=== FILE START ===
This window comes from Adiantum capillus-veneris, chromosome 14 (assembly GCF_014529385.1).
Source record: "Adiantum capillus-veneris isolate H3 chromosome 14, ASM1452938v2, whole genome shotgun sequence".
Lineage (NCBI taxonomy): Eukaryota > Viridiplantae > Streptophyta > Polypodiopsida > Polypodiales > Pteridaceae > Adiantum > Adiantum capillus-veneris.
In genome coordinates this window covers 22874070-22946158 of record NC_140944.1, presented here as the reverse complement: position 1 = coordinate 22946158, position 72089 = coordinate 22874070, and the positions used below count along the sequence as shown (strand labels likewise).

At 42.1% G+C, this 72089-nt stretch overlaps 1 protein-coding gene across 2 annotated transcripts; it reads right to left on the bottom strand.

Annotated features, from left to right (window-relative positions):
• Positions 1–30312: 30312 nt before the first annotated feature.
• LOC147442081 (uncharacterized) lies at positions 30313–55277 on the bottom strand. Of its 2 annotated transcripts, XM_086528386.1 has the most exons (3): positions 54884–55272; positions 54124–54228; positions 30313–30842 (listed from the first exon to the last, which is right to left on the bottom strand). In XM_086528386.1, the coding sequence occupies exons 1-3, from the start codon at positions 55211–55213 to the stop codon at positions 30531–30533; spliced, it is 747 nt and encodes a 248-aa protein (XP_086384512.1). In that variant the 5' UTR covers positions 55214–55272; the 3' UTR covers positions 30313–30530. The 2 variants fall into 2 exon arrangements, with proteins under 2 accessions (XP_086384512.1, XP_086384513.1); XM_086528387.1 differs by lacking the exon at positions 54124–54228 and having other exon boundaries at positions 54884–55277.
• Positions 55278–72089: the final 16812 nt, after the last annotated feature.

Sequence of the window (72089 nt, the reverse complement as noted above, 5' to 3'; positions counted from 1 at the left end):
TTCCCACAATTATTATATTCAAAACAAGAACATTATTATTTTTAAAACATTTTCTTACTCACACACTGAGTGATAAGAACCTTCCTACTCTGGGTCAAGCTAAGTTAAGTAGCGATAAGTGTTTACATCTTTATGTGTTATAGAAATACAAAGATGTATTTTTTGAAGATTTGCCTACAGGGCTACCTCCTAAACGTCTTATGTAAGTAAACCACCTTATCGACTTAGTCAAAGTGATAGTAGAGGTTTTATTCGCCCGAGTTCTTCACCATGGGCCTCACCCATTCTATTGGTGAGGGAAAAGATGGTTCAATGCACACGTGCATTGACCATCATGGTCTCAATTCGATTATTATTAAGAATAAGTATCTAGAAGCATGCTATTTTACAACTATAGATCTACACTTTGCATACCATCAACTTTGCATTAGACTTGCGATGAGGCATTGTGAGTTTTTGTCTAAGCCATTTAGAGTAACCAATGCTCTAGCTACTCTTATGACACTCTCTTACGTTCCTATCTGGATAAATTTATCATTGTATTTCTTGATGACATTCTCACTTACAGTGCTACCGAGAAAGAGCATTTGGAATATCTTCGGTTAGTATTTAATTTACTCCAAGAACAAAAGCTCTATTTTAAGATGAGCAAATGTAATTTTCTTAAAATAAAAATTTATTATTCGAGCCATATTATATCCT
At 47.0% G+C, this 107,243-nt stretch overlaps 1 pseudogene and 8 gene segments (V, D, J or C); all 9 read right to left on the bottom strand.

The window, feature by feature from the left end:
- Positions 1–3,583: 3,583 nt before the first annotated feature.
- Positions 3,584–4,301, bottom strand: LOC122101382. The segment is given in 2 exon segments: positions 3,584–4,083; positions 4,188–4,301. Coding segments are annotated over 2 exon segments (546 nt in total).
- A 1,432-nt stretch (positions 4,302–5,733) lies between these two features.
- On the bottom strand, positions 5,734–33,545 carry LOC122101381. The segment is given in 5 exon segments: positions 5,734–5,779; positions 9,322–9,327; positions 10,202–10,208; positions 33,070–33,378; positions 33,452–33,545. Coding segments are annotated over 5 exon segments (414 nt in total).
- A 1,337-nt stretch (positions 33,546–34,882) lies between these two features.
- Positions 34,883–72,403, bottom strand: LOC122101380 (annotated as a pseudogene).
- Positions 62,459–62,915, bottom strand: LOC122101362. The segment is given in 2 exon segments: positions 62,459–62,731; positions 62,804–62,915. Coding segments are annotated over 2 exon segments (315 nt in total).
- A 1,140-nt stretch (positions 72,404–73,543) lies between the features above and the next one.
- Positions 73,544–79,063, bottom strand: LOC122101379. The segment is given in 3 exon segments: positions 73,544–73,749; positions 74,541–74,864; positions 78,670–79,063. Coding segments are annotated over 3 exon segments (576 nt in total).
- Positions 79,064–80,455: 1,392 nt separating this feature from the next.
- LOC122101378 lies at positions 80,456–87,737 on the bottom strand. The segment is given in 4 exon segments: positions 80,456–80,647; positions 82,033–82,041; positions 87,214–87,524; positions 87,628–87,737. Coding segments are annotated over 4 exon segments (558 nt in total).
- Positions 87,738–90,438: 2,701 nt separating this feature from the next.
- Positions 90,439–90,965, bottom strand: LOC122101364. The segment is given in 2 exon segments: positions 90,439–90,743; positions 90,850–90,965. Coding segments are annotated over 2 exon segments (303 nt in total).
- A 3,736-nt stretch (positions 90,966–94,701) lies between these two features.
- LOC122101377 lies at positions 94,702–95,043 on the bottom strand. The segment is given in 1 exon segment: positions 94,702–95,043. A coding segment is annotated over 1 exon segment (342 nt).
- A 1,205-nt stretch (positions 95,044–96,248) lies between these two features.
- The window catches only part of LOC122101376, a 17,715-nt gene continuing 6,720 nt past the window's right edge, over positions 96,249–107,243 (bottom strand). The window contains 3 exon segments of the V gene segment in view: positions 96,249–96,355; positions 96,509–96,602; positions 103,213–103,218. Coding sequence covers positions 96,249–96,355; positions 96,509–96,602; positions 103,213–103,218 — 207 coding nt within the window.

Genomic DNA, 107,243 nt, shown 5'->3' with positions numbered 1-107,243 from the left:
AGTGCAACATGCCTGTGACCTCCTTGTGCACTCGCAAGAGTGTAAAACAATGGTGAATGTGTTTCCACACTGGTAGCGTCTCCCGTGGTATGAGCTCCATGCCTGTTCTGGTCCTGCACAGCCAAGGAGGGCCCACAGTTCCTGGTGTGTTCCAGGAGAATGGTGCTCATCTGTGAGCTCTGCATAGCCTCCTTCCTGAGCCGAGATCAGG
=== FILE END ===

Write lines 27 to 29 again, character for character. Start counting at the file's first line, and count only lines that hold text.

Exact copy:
- A 3,736-nt stretch (positions 90,966–94,701) lies between these two features.
- LOC122101377 lies at positions 94,702–95,043 on the bottom strand. The segment is given in 1 exon segment: positions 94,702–95,043. A coding segment is annotated over 1 exon segment (342 nt).
- A 1,205-nt stretch (positions 95,044–96,248) lies between these two features.